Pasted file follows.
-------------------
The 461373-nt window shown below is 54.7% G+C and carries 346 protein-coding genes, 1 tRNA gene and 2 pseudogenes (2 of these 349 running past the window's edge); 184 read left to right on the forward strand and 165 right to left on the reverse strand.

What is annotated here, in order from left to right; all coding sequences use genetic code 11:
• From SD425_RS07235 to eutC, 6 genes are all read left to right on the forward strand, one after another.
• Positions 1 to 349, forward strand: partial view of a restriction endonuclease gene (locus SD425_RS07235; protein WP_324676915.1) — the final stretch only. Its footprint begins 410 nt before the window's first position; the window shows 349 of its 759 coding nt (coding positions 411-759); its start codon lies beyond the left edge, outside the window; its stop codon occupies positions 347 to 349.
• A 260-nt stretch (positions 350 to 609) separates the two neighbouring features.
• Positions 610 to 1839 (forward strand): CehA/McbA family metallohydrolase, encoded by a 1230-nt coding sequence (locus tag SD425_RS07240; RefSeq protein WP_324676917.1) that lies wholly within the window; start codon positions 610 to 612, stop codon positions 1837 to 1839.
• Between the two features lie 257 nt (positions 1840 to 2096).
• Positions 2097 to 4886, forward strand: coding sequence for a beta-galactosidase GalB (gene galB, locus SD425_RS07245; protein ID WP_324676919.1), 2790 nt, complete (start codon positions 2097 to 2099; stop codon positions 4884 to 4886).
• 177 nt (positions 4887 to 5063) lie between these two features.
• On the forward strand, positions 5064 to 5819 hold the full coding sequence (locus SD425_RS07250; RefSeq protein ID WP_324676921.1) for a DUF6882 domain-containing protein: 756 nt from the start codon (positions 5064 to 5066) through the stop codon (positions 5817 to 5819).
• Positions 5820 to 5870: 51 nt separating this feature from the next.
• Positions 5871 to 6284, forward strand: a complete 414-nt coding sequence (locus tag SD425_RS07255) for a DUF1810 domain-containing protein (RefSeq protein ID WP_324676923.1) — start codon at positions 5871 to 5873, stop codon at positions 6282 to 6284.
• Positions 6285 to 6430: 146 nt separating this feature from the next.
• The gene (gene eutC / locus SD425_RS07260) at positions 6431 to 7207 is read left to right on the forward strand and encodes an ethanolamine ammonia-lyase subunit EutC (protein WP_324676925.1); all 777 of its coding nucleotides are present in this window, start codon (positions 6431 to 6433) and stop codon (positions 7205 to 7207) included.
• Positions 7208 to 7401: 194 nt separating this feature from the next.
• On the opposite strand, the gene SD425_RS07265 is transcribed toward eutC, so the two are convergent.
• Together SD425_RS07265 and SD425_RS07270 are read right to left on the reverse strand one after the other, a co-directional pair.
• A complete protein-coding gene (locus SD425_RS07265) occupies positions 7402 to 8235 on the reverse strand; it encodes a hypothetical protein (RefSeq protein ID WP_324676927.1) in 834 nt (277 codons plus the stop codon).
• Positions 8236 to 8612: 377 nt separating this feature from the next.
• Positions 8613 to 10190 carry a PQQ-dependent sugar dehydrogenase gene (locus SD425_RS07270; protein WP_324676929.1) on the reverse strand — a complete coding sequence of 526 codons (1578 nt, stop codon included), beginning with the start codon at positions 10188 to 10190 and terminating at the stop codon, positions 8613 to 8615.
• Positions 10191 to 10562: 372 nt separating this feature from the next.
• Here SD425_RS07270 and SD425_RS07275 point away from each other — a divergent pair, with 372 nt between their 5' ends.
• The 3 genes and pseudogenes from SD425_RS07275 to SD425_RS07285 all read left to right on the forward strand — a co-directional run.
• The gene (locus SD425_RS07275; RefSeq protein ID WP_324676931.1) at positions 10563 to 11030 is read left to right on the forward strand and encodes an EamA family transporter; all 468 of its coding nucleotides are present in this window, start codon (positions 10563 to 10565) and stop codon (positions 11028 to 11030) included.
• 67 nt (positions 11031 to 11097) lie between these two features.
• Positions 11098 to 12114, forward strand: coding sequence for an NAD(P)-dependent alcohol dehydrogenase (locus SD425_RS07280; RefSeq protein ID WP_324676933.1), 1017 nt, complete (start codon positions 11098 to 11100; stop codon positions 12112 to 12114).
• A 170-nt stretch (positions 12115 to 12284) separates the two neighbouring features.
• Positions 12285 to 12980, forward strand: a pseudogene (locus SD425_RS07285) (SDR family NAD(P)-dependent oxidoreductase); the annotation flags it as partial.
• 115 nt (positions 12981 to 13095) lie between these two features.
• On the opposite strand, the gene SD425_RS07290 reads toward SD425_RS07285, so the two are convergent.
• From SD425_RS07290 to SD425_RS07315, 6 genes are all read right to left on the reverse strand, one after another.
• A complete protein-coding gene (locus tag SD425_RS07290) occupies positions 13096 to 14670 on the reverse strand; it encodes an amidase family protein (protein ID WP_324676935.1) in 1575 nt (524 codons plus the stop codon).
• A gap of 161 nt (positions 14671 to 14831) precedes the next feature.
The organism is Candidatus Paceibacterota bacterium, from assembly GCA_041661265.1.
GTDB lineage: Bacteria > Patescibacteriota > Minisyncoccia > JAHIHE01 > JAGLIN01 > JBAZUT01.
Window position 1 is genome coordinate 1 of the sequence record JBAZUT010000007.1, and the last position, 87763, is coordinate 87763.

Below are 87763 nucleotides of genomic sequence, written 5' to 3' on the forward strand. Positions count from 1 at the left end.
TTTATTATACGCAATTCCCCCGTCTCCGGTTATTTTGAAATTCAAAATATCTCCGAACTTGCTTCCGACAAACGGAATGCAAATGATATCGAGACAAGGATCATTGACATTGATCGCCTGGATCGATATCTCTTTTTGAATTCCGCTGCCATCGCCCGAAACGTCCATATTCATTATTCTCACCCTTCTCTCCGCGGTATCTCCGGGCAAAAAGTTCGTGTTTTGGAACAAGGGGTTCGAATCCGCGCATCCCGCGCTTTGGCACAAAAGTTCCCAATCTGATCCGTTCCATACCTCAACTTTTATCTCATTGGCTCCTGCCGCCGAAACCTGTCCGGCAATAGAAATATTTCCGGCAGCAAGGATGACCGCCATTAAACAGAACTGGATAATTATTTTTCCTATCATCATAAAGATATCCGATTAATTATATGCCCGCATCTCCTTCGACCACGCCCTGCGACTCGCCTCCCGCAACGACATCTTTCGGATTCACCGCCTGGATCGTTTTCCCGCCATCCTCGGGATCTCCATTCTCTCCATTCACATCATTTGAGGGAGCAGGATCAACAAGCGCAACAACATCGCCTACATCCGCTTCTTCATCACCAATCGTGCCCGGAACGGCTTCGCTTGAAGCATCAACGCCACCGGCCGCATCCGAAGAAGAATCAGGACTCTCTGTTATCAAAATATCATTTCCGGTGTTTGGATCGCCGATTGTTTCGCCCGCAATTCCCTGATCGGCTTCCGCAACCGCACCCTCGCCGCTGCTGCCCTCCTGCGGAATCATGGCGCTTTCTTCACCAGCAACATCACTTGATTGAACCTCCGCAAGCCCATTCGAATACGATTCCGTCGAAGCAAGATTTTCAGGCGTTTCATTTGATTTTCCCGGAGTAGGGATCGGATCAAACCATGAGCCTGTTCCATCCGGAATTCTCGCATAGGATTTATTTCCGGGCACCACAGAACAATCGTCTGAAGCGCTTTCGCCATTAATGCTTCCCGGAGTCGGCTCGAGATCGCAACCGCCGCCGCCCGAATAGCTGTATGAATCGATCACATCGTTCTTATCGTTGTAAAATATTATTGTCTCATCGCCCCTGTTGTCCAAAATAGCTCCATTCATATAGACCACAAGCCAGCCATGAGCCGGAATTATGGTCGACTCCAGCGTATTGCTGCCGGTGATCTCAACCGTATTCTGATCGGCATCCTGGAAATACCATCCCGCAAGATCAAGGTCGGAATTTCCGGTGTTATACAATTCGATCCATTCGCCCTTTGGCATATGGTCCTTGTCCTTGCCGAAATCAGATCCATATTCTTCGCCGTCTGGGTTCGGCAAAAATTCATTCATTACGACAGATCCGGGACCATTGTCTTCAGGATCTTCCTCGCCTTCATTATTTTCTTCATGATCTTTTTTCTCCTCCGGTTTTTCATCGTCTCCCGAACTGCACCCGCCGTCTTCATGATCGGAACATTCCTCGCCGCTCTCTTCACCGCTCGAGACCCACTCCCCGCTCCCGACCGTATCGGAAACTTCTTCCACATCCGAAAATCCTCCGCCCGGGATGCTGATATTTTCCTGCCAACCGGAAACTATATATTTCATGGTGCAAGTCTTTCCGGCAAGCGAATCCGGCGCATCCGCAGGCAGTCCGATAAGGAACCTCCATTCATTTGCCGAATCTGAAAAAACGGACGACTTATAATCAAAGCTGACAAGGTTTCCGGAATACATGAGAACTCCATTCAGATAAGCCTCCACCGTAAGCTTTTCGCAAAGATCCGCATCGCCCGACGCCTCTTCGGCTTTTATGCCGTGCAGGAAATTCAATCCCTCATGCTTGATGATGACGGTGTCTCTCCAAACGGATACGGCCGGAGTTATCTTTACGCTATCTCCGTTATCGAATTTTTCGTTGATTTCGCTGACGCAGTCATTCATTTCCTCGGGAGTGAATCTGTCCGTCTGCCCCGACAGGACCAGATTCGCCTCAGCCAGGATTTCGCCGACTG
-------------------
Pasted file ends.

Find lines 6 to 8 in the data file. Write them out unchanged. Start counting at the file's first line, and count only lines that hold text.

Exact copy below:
• Positions 610 to 1839 (forward strand): CehA/McbA family metallohydrolase, encoded by a 1230-nt coding sequence (locus tag SD425_RS07240; RefSeq protein WP_324676917.1) that lies wholly within the window; start codon positions 610 to 612, stop codon positions 1837 to 1839.
• Between the two features lie 257 nt (positions 1840 to 2096).
• Positions 2097 to 4886, forward strand: coding sequence for a beta-galactosidase GalB (gene galB, locus SD425_RS07245; protein ID WP_324676919.1), 2790 nt, complete (start codon positions 2097 to 2099; stop codon positions 4884 to 4886).